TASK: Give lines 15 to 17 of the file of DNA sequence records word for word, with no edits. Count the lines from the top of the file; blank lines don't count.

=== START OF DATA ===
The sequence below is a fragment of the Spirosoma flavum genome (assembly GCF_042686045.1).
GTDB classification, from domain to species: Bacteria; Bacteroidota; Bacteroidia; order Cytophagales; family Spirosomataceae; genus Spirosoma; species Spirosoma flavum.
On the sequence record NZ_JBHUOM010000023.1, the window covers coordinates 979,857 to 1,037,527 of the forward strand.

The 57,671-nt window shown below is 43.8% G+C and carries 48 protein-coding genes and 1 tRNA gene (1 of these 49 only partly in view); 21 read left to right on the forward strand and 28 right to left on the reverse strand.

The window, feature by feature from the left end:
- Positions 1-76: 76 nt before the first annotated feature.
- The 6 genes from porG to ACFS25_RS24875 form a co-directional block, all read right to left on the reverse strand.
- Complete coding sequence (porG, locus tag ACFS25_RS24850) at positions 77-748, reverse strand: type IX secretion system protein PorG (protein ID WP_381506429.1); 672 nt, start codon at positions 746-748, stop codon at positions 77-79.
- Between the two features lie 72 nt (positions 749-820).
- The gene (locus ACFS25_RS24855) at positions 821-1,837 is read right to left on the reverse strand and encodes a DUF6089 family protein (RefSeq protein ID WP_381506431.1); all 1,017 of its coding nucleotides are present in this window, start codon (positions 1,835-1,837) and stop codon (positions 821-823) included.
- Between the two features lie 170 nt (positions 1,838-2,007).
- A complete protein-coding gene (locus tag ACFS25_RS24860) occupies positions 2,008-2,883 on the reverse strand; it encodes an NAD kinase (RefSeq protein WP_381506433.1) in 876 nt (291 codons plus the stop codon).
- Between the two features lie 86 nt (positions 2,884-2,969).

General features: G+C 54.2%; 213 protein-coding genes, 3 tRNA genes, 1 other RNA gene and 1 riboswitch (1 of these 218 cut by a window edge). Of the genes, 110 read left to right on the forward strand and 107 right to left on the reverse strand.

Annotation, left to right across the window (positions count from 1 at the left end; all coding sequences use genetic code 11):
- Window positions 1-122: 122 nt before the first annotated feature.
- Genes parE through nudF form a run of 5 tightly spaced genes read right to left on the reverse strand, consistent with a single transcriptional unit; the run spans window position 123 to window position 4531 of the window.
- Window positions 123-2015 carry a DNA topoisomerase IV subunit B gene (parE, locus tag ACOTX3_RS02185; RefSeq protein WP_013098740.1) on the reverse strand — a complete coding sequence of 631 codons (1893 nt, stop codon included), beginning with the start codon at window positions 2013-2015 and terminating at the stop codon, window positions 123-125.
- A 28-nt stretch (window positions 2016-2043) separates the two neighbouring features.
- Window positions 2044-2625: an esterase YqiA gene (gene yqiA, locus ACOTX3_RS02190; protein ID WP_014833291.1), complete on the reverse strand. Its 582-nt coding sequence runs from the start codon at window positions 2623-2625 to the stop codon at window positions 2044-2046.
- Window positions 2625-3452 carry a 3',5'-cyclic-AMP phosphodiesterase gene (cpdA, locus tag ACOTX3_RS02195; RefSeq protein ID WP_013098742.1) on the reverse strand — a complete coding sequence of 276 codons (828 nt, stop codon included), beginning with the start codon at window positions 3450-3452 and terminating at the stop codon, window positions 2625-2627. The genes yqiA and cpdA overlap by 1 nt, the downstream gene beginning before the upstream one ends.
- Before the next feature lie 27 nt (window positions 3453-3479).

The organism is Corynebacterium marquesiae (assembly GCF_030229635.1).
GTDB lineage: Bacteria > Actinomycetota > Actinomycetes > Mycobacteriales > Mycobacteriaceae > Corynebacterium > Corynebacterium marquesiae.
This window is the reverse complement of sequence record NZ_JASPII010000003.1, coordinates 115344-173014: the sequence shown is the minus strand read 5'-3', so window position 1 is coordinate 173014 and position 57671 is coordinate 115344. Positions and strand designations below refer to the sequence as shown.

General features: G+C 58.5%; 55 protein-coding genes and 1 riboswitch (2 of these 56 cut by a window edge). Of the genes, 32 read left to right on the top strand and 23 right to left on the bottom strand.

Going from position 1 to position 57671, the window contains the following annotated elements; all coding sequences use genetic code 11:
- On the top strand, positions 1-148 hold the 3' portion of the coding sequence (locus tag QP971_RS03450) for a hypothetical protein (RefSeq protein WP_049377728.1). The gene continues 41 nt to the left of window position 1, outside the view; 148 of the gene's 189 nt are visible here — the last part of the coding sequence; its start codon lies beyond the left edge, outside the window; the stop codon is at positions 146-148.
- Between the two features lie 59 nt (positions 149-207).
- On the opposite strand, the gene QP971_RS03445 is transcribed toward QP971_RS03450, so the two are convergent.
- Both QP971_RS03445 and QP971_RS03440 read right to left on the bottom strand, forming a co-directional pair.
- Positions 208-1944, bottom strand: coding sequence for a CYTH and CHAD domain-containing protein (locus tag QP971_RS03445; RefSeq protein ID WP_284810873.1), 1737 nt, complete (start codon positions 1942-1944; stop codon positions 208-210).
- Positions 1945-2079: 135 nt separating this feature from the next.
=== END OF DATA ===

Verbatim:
Annotation, left to right across the window (positions count from 1 at the left end; all coding sequences use genetic code 11):
- Window positions 1-122: 122 nt before the first annotated feature.
- Genes parE through nudF form a run of 5 tightly spaced genes read right to left on the reverse strand, consistent with a single transcriptional unit; the run spans window position 123 to window position 4531 of the window.